The Cost of WritingPosted: November 16, 2020
Many of you authors out there are like me. You know what it feels like to feel an idea wiggling its way to the surface of your brain and popping up its head when you’re right in the middle of cooking dinner or in the middle of a project, or you’re two hundred miles from nowhere on a camping trip. You know what it’s like to feel that need to drop everything and run to put words on the page, or screen, as the case may be. You may know what it’s like to be on a roll, in the middle of a vital scene for your book, and have to stop and set it aside, because you have an important engagement to attend and you can’t show up looking like you haven’t slept for days, even if it is true.
Let’s face it. Writers write because they have a innate need to express themselves. We didn’t ask for it, but it is there. We didn’t choose it, although we have chosen not to ignore it in our younger days, when ignoring it was still an option. Writers need to write as much as they need to eat, sleep or breathe. (Probably more than we need to sleep, since writing often takes the place of sleep on many nights.) This needs stems from our creativity deep within us and is as much a part of our inner mental beings as water is to our physical beings.
When I was getting my M.F.A., I had an instructor who was a binge writer. When she was done with the prewriting and was ready to write her story, she would shut herself in her office and not emerge until it was done, be it days, or even weeks before she had the first draft of the story out. She said that her family members all knew better to disturb her when the door was closed, and she wouldn’t come out, except maybe to tend to urgent bodily functions. That was her writing process, and it was effective, because she was publishing and selling her books. But there was a cost. She was on her second marraige because her first husband hadn’t put up with her crazed writing frenzies, and frankly, I was amazed that her current husband and family did.
That’s one of the prices that we pay for following our innate urges and releasing our creativity. Human relationships often suffer. I know there have been times when I have gotten up in the middle of a family get-together, and pulled out my laptop to start typing away because an idea struck me, or I suddenly realized what really happens in a scene I’ve been working on. My family members may have thought I was being extremely rude, and I guess I was, but they didn’t understand about the idea or thought that was nudging away at me to get it down NOW. Those ideas are fleeting, and if I don’t get them down when I have them, they may abandon me and not be there later.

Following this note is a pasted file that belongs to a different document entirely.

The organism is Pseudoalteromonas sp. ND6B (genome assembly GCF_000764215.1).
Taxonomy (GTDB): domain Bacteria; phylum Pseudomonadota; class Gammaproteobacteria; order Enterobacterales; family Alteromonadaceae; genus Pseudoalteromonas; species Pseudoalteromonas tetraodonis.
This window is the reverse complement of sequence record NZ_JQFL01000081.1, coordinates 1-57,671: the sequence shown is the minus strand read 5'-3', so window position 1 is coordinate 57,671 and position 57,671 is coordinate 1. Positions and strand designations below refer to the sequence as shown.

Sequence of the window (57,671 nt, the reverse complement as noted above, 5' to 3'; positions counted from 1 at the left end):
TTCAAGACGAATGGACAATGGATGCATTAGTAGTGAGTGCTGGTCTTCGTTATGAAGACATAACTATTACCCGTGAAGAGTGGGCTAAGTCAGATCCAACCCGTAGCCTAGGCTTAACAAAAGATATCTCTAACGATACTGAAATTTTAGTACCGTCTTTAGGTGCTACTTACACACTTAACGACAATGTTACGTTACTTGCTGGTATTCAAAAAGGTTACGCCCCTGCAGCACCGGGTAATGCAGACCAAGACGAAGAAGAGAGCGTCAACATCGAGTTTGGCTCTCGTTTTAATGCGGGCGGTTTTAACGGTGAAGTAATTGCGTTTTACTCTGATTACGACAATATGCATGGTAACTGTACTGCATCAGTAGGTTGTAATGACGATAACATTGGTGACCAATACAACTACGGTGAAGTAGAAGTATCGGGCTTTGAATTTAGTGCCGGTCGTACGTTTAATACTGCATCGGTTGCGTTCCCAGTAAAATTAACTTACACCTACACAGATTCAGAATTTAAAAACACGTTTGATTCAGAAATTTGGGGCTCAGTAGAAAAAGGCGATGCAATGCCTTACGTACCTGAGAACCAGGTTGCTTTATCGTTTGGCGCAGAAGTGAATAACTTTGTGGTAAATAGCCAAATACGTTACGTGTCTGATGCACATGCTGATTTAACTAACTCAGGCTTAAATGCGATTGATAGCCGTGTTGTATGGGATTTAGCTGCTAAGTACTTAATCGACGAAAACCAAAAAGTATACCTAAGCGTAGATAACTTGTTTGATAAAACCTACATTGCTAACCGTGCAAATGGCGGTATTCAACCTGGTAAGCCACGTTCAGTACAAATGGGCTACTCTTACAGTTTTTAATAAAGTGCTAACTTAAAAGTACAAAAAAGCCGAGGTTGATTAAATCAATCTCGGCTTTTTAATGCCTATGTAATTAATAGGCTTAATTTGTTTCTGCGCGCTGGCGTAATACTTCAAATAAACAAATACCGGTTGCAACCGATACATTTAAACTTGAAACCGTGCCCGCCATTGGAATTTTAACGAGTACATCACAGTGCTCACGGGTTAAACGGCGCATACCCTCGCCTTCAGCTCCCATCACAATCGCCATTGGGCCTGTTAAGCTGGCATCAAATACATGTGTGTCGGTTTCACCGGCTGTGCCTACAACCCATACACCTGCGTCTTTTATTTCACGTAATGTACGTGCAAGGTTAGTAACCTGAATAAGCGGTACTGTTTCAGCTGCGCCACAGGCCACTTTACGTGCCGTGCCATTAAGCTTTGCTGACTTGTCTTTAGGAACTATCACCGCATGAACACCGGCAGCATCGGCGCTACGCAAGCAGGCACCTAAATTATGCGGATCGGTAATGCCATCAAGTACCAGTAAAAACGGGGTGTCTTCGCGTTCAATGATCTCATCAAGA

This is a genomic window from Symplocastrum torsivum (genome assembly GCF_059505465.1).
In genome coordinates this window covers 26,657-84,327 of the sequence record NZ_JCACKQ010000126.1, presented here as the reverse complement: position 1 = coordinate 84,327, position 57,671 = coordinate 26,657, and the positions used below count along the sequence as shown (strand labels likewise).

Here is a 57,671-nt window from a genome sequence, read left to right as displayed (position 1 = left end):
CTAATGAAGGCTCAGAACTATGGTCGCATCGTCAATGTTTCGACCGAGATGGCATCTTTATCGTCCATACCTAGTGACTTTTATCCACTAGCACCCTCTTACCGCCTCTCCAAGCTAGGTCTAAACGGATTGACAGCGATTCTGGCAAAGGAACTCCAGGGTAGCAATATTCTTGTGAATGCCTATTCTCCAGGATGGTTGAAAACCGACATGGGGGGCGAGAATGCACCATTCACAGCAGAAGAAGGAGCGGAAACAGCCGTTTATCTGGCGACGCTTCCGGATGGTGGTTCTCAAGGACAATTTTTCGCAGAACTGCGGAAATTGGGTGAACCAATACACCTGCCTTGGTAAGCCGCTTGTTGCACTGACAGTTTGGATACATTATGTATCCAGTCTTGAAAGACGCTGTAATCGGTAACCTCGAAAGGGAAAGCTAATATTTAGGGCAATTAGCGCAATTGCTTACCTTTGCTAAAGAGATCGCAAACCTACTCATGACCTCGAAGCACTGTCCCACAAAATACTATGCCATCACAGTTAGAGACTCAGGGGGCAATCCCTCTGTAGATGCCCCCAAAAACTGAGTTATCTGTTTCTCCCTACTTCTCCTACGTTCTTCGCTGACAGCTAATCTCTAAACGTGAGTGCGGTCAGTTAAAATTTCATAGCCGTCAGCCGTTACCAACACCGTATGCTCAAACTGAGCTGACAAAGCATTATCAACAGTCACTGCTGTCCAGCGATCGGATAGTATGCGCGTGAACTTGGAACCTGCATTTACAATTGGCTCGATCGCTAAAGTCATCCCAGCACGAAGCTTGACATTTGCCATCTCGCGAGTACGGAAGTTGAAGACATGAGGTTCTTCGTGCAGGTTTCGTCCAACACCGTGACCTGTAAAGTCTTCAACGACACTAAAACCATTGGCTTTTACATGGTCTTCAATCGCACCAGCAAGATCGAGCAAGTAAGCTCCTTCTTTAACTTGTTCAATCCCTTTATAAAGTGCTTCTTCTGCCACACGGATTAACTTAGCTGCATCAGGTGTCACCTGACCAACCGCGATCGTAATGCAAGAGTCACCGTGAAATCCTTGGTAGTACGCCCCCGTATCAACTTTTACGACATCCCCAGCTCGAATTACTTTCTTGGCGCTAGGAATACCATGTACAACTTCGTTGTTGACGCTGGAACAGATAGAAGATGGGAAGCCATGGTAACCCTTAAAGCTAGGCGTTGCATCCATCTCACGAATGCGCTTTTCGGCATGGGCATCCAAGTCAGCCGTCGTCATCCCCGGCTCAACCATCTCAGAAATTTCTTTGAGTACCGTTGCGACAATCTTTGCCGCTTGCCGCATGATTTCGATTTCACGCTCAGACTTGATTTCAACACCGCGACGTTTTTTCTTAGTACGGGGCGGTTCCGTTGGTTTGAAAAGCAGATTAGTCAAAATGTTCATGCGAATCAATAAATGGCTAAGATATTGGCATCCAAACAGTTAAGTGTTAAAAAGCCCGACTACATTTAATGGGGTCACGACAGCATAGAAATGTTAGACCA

I never go anywhere without my laptop. It goes on camping trips and vacations, even to the laundry mat or out to dinner. I write while traveling in the car, even though I know it makes me car-sick. At a memoir workshop I took a few years back, we were asked to read aloud something that we had written. Everyone else came with sheets of paper in hand, printed out with what they intended to read. When my turn came, I paused to make sure the correct work was on the screen with an explanation that “My life is in my laptop.” That brought a few laughs from my fellow workshoppers, but you know, there is a lot of truth in those words.
Writing is my world. I am passionate about it. And I’ve missed more than a few outings with friends and family, jeopardized my day job by writing late into the night when I had to work the next day, let my grades suffer to get the words just right, and missed out on countless hours of sleep just to empty what’s in my head out onto the page. Writing is a wonderful outlet for creativity and self-expression, but as all good things usually do, it comes with a price. I’ve paid that price time and again, and never thought that it wasn’t worth the cost. So, how much are you willing to pay to be a writer?
Like this post? Let me know in the comments. You can be sure not to miss any of Writing to be Read’s great content by subscribe to e-mail or following on WordPress. If you found this content helpful or entertaining, please share.